The Cocktail Party at Print Room at the CoronetCultureTheatre
The Cocktail Party at Print Room at the Coronet is a fast-paced revival of TS Eliot’s popular play which transforms the old-fashioned exploration of an upper-class marriage in pieces into a raw and darkly comedic portrayal of the conflict within human nature and one’s deep desire not to be alone.
Directed by Abbey Wright, the play follows the Chamberlaynes’ reconciliation of a failing marriage under the supervision of their polite yet prying guests. They are guided by an unidentified guest who psychoanalytically dissects the desires and flaws of those involved in this turbulent relationship (acted by Hilton McRae, Helen Bradbury and Richard Dempsey respectively). Marcia Warren’s performance as Julia Shuttleworth, the meddling, omnipotent and omnipresent guest, provides a staple comedic relief to the more poignant and sobering questions the play confronts – she masterfully controls the pace of her scenes through her perfect comedic timing and manoeuvres with ease between the characters to maintain the flippant atmosphere of high society.
As the play progresses, the characters’ true natures are revealed to the audience by their philosophical confessions and chosen methods of absolution: Lavinia and Edward choosing to continue a partnership to disguise their inability to achieve love, and Celia choosing a path of martyrdom that allows the guests to continue their lives of grandeur.
This subverted drawing room production strips human relationships down to the bone, heightened through the bare stage and minimal props. Abbey Wright’s use of dramatic instrumentals to provide fluid transitions between scenes gives space for the characters and the audience to explore some of the darker emotions motivating these relationships. There is the beautiful silent scene between Lavinia and Celia where, as Lavinia sets the stage for her next party, the chair rearrangements pose as both the barriers to Lavinia reconciling with Celia, and the motivation for Celia to continue on her road to salvation.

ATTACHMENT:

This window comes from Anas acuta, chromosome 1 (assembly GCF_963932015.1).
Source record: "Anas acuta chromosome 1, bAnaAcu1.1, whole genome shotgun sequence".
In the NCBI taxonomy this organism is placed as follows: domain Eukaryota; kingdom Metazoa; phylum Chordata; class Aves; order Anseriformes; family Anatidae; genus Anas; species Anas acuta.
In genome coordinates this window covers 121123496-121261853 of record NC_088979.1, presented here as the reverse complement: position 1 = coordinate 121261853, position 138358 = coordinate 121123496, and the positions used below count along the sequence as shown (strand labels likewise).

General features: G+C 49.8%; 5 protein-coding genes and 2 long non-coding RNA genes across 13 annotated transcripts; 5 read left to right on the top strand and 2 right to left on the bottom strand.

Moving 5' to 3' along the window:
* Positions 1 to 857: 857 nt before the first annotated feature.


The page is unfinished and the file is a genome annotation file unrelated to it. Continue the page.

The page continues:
Abbey Wright manages to explore these elements of TS Eliot’s play whilst staying true to the comedic nature he desired. Engaging, thought-provoking and unexpectedly funny, this production of The Cocktail Party plays with absurdist elements and farcical humour to give a modern look into the big questions one asks of life.
Photos: Marc Brenner
The Cocktail Party is on at Print Room at the Coronet from 14th September until 10th October 2015, for further information or to book visit here.
Watch the trailer for The Cocktail Party here: